Saturday, September 14, 2013

What I should have said….

I noticed two people pointing into my rather unusual front yard garden, and so I went out to say hi and see if they had any questions.  They were an old white guy and a quiet minority girl.  They wanted to know why I had tags on the flower stalks of my daylilies, and the man had guessed they were there to repel birds.  I explained that I hybridized daylilies, and the tags had two purposes: to describe seedlings that I wanted to keep and to label seed pods with the parentage.

The man asked a question with the word "designer" in it, and immediately my Jehovah's Witness detector went off!  I told them I was an atheist.  He asked how I came to not believe in god, and I replied that it was a silly idea.  He then made the argument from design (watchmaker argument), and among other things asked the girl if she thought my house had spontaneously appeared or if it was designed.  I pointed out that spontaneous appearance was EXACTLY his theory of creation, and that lots of things are NOT designed but develop out of natural processes.

Now, I've been arguing with JWs and other religious twits for more than 40 years, but I don't keep in practice.  Even though I read Pharyngula religiously.  Here's what I should try the next time:

I would address the girl.  "Let me predict how this discussion will go.  This man is trying to teach you ancient lies, and teach you how to spread them to other people.  He will try to bully me with arguments that are hundreds of years old, and hope that I don't know how to defend myself against them.  When he discovers that I know answers to his arguments and he cannot bully me, like all bullies he is a coward and will try to run away so that he will not look stupid in front of you.  Every time I answer open of his arguments, he will ignore the answer and switch to another argument: watch him do it."

Then, I should take the initiative away from him.  "Who designed YOU?"  If he says god did, point out that he was not created, his parents produced him.  His parents didn't design him either: they randomly combined gametes.  His parents didn't create him, he developed from the zygote.

At this point, he will try to get away (often promising to return later), and I would point out to the girl: "Look!  His bullying has failed, and he is trying to get away before he looks even worse in front of you.  He can't get biology that we can see with our own eyes right.  Watch him: he will never be able to get those answers right.  What he is NOT telling you is that his lies have been answered for centuries: you can read those answers in books that he won't tell you about."  If he has said he will come back, point out that even if he isn't lying about coming back, he will not come back with the girl because he doesn't want her to learn the answers to his lies.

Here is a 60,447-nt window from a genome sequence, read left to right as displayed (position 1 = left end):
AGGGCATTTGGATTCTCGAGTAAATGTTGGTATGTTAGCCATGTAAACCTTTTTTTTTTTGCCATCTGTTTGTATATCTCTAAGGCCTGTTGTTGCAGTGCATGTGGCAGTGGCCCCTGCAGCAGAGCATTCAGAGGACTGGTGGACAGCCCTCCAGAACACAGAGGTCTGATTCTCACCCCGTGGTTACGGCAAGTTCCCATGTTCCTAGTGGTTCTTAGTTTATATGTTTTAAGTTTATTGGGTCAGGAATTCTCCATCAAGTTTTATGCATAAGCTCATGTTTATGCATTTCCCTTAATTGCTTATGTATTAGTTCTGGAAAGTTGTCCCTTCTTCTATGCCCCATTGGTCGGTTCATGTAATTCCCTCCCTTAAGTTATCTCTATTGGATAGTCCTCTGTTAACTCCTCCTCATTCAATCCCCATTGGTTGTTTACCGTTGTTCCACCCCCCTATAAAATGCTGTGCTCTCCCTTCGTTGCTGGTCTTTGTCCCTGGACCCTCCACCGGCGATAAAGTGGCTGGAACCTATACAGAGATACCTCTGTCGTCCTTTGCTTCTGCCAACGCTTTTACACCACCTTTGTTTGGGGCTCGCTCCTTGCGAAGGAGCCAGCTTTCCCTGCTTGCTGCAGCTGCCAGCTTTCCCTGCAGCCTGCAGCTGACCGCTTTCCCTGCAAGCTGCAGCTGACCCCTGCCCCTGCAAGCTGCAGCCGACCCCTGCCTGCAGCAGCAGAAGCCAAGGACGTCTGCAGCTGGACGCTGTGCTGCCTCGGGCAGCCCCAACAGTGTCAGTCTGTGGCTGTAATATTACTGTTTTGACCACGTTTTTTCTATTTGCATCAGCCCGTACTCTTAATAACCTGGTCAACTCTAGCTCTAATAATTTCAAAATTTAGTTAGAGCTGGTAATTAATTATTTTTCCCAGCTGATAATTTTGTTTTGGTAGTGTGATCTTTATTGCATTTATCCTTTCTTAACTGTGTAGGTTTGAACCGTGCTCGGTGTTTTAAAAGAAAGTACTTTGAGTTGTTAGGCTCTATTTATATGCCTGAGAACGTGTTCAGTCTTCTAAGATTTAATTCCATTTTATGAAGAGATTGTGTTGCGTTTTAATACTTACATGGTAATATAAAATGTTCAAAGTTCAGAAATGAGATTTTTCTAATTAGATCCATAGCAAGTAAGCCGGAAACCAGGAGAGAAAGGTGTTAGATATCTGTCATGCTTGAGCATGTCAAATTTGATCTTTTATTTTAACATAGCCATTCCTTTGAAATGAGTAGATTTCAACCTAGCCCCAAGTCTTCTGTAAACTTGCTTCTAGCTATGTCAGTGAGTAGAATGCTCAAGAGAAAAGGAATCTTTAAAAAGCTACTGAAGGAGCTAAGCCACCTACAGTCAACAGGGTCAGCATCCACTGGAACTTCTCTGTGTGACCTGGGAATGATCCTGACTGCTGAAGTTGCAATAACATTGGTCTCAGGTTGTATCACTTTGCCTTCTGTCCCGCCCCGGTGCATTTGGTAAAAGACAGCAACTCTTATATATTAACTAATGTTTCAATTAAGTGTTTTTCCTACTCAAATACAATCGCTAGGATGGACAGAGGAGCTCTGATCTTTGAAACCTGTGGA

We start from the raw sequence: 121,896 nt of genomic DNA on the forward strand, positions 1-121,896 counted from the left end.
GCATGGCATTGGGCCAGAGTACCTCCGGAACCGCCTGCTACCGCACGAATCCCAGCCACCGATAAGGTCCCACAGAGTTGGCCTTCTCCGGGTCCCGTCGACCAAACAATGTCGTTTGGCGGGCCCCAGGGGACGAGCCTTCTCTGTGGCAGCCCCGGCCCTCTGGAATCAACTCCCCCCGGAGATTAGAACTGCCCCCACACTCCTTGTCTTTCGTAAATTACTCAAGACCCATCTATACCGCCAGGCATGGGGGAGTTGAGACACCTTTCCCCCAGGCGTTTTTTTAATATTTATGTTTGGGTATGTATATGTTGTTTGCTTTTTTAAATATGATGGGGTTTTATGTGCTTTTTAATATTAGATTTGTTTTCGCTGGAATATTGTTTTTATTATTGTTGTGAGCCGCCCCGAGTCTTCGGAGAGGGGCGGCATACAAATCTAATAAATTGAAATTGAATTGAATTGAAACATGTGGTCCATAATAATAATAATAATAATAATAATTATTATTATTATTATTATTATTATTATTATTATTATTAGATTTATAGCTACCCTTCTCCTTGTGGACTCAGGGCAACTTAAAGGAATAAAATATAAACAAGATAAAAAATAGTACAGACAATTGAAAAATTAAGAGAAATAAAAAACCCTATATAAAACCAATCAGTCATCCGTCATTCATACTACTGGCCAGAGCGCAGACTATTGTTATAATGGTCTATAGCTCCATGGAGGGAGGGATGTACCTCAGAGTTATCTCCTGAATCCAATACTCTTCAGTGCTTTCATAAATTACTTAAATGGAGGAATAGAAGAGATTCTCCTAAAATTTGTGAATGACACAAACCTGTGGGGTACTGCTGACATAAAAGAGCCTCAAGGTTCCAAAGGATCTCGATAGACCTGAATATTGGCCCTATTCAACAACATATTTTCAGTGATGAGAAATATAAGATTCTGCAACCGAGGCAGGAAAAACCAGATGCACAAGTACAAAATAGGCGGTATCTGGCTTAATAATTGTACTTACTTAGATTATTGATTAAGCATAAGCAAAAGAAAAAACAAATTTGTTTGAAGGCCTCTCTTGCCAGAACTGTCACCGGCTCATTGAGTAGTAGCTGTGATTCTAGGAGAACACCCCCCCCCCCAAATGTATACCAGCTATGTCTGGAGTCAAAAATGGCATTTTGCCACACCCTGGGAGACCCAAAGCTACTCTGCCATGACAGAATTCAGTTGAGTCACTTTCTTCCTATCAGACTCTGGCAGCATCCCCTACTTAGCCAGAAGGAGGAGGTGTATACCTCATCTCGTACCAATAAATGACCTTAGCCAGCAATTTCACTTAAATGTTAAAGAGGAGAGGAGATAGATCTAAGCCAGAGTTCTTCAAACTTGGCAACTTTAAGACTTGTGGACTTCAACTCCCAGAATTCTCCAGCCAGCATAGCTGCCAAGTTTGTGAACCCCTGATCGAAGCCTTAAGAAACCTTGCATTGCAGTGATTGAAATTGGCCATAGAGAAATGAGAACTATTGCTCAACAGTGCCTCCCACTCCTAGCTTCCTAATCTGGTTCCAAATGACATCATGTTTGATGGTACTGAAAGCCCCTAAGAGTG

If he hasn't scuttled away, I would ask him "What is the name of your God who you think did the design?  How do you know it wasn't Brahma?"  I would turn to the girl and explain that other religions have other creator gods and other sacred texts that are supposed to be true.  I would point out that his denial of those gods was a kind of atheism, and that I just denied one more god than he did.  But not for the same reason: he makes an exception for his one god to be true.  I treat them all the same, all false."

I would want to conclude with something like: "While you are young and haven't read the books they don't want you to read, they try to use bad arguments to trick you into believing the same things they do.  They are mean and will reject you if you decide on your own beliefs.  Learn about atheism as you grow up."  But this is a hard thing to say to an adolescent.  JW's really do shun even their own children is they step out of line.  I hate that sort of cruelty, and I'm not decided about whether to present that plainly to an adolescent whose development could be really screwed up by parental rejection.  There might be less harm if the independent thoughts come later, after economic independence.

My actual discussion was much less organized, and insufficiently aimed at the AUDIENCE: the girl.  If I had been smart, I would have pointed out how entirely wrong he was about my labels, and how wrong he is about many other things.  I did stop his first attempt at escape.  But I only run into JW's going door-to-door every few years.

An even better strategy might be to address only the girl, and say things like "is that what they tell you?"  When she would not be able to respond to something, say "I don't expect you to know everything: let's see if this guy knows an answer" and then embarrass him.  The goal is to let the girl see what a prat the older person is.  The girl is the victim: I won't be able to change the mind of the adult.

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